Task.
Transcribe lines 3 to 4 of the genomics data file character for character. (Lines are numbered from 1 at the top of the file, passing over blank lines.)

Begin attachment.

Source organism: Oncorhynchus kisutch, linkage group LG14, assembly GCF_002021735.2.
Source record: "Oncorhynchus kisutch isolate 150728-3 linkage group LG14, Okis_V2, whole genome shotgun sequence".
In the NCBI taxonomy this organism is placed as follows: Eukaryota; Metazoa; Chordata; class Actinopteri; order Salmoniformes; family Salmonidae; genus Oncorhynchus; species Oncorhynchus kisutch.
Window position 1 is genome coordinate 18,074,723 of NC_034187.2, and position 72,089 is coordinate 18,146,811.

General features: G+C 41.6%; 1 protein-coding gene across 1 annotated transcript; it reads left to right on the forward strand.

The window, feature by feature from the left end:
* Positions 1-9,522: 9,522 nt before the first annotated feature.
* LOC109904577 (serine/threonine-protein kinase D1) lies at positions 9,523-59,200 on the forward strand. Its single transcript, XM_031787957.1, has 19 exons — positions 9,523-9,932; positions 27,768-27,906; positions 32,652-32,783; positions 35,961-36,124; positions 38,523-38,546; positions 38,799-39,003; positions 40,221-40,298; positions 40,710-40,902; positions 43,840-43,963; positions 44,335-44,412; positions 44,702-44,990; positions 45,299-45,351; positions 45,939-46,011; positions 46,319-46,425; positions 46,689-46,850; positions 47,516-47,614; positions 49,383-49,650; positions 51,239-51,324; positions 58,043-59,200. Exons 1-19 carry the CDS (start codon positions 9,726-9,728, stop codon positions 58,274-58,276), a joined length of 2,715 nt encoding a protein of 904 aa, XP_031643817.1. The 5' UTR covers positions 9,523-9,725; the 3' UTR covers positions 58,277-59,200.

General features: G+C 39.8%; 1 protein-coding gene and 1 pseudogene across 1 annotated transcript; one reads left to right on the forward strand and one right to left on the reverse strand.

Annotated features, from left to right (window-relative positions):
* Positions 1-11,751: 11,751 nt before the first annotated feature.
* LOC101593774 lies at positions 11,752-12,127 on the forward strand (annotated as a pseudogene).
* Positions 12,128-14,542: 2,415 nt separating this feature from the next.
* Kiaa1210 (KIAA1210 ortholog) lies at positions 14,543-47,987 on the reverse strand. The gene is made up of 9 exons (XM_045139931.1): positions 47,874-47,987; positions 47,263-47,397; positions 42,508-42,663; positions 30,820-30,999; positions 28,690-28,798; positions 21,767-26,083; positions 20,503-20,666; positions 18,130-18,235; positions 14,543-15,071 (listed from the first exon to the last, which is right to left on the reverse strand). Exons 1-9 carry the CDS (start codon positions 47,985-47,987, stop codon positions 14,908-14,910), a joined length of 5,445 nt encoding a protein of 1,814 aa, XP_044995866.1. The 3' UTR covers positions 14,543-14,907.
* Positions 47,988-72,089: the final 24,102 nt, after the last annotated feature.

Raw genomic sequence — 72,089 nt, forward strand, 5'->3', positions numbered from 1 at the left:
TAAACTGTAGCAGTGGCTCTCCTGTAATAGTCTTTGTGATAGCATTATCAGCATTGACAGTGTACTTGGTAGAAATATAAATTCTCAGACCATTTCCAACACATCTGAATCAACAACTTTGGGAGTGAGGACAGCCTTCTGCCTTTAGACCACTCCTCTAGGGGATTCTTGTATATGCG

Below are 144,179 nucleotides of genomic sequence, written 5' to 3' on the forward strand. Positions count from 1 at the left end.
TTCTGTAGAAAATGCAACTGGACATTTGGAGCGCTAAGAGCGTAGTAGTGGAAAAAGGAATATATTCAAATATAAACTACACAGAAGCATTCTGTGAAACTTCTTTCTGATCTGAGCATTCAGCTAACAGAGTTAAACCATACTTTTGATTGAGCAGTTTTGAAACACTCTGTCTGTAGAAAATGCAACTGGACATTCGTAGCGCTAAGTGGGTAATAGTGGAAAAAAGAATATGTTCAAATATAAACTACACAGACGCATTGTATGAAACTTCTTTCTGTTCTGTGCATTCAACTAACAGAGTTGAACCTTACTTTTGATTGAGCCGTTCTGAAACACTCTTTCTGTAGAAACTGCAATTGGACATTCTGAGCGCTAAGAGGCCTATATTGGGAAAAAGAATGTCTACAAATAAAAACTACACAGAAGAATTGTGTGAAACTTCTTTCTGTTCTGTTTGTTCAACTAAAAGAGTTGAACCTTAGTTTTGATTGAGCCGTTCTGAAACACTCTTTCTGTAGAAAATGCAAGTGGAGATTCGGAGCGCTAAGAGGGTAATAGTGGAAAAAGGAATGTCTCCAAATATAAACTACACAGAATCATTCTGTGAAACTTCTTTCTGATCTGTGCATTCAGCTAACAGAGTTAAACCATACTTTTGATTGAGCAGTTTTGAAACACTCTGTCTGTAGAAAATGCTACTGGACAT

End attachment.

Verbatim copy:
In the NCBI taxonomy this organism is placed as follows: Eukaryota; Metazoa; Chordata; class Actinopteri; order Salmoniformes; family Salmonidae; genus Oncorhynchus; species Oncorhynchus kisutch.
Window position 1 is genome coordinate 18,074,723 of NC_034187.2, and position 72,089 is coordinate 18,146,811.